Parliament Bans Political Donations from Legal Entities

On December 15, the Georgian Parliament adopted in its third reading amendments to the Electoral Code and the Law on Political Associations of Citizens, which prohibit legal entities from making donations to political parties. The amendments, which passed with 82 votes in favor, also lowered the cap on annual spending by a political party, reducing annual expenditure from 0.05% to 0.04% of the previous year’s GDP.

Representatives of the ruling party claim that restricting legal entities from making political donations is one of the nine conditions of the European Commission. The changes were also prompted by the “Fight Against Corruption” condition, which states that further measures are needed to de-oligarchize, in particular to address the challenge of large vested interests and their influence in both the political, judicial and economic spheres.

The Venice Commission’s report on the Georgian Dream’s first attempt to draft a de-oligarchization law, clearly emphasized that the ruling party should, among other changes, develop corrective legislation and measures to strengthen the rules on political financing. In the new De-Oligarchization Action Plan, the government included perhaps one of the few steps in the area of monitoring the financial activities of political parties. The plans only included the adopted amendments to the law and regulation on the publication of reports on political party spending.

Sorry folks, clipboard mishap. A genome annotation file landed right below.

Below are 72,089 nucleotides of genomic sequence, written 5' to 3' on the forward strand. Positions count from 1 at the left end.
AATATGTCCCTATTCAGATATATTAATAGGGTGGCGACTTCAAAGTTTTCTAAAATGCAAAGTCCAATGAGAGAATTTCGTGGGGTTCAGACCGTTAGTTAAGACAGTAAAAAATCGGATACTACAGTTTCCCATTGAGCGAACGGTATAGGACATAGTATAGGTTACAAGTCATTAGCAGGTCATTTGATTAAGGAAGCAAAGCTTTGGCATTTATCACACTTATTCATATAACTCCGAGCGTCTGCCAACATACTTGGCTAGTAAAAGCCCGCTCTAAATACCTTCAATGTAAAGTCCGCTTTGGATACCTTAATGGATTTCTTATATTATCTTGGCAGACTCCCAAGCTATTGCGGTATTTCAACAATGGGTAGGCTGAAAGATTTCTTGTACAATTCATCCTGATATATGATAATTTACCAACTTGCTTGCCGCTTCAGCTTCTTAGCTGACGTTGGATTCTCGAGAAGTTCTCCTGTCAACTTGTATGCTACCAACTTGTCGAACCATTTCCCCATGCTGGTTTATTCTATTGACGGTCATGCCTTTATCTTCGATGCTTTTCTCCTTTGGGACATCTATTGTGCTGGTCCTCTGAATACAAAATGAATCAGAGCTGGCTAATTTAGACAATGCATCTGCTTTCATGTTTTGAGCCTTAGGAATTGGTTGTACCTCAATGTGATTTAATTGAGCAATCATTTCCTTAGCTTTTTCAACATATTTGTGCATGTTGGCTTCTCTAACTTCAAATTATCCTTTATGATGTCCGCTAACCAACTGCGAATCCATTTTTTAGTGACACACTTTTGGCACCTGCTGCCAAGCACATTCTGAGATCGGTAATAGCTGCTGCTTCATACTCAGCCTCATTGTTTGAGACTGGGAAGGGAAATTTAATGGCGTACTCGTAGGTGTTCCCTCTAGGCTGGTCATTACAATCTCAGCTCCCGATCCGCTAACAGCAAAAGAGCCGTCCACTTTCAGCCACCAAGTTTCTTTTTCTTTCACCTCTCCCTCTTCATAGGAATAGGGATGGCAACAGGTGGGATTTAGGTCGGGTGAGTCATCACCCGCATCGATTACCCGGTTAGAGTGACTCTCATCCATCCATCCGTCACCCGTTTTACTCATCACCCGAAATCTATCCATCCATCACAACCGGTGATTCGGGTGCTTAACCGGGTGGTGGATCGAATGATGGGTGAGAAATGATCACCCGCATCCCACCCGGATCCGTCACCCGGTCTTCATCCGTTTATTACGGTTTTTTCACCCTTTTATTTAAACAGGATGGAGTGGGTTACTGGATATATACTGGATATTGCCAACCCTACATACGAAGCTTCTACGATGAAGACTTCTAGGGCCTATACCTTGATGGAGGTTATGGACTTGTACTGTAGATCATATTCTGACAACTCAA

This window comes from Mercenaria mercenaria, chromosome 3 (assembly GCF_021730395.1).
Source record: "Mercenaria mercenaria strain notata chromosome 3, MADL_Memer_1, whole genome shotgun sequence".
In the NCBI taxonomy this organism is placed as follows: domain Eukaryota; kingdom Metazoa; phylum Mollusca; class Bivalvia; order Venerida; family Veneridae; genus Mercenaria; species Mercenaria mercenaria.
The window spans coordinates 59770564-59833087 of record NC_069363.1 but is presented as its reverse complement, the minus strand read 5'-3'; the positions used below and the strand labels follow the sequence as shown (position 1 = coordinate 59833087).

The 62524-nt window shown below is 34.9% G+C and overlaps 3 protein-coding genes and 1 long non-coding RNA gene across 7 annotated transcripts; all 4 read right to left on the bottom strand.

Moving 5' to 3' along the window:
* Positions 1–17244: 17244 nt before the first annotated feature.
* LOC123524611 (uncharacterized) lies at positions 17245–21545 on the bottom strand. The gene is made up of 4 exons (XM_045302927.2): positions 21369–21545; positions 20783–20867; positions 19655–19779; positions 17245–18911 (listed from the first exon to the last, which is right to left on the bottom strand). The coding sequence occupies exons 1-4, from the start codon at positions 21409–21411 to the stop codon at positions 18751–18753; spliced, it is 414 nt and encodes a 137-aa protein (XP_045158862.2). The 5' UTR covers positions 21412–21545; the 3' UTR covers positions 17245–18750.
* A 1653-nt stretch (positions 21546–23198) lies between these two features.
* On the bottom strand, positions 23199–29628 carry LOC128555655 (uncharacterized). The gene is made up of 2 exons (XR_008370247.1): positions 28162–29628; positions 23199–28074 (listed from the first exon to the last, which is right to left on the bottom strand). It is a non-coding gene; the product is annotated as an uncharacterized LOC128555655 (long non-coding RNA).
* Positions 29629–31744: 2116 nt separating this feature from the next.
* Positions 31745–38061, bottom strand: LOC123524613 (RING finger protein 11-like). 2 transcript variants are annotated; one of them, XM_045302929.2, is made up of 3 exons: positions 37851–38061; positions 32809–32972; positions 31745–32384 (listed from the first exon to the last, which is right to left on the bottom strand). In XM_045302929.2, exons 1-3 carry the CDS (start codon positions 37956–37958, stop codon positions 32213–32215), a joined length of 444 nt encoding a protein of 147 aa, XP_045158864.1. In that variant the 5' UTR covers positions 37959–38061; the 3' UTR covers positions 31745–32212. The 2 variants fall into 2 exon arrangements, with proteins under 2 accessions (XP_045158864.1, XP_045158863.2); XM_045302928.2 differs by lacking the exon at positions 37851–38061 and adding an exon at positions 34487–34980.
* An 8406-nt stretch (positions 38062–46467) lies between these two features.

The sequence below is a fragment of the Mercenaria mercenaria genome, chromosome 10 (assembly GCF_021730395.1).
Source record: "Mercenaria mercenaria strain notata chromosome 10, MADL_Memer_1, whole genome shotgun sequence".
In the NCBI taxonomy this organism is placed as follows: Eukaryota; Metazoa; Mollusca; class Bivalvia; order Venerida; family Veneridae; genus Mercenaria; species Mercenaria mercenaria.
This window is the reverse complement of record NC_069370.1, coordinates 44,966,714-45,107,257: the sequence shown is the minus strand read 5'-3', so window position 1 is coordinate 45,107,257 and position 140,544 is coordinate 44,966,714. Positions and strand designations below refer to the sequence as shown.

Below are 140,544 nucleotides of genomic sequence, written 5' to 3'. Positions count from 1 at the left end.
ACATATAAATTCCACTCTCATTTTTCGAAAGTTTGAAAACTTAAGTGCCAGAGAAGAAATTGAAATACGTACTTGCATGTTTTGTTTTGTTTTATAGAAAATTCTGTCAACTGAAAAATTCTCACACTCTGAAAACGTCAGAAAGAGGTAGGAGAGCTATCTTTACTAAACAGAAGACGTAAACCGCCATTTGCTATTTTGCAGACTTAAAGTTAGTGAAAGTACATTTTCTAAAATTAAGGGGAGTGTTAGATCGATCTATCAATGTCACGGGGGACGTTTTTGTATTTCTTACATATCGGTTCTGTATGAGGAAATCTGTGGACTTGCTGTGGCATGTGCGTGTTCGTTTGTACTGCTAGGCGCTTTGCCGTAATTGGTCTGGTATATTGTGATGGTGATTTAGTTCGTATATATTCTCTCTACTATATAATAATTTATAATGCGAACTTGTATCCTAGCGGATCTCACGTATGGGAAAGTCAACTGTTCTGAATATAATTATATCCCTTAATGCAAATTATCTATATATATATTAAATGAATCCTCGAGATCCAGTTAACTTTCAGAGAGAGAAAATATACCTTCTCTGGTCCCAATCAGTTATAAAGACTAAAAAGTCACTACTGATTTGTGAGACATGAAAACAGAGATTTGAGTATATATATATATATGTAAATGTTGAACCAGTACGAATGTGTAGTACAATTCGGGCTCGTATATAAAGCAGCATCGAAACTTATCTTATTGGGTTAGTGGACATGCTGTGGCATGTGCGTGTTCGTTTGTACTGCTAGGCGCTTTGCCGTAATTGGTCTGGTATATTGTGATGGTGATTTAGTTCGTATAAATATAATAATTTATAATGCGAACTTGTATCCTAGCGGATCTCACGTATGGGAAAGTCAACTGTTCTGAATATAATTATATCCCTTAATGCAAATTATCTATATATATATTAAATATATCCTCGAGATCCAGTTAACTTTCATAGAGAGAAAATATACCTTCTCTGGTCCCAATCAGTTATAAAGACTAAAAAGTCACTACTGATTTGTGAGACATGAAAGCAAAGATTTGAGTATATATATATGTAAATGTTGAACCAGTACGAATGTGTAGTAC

The opposition members believe that these changes do not meet the conditions set by the Commission. They claim that the legal entities were already reluctant to fund the opposition parties because the ruling party would intimidate them. They also claim that Georgian Dream will find a way to get the donations, which means that this law is passed directly against the opposition.

In particular, the previous United National Movement government banned donations from legal entities in 2011, ahead of the upcoming 2012 elections. After the Georgian Dream government came to power, there was a “liberalization” of this procedure, and the government legalized legal entities, including companies, to donate a maximum of GEL 120,000 (about USD 72,500) annually to political parties.

According to reports from international organizations and local watchdogs, the problem with party funding was not donations from legal entities, but weak oversight of party and campaign financing. The OSCE/ODIHR report assessing the 2020 election notes: “The State Audit Office (SAO) exercises party and campaign finance oversight and identifies potential violations. Overall, most ODIHR LEOM interlocutors expressed a low level of confidence in the transparency of campaign finance”.

In September 2023, the oversight function was transferred to the Anti-Corruption Bureau. The International Society for Fair Elections and Democracy (ISFED), a local watchdog, points out that the main problem with the State Audit Service’s mandate over the years was that it did not have criminal investigation powers, which made it extremely ineffective in investigating cases of political corruption. Since the Anti-Corruption Bureau does not have this function either, it will face the same problem, predicts ISFED.

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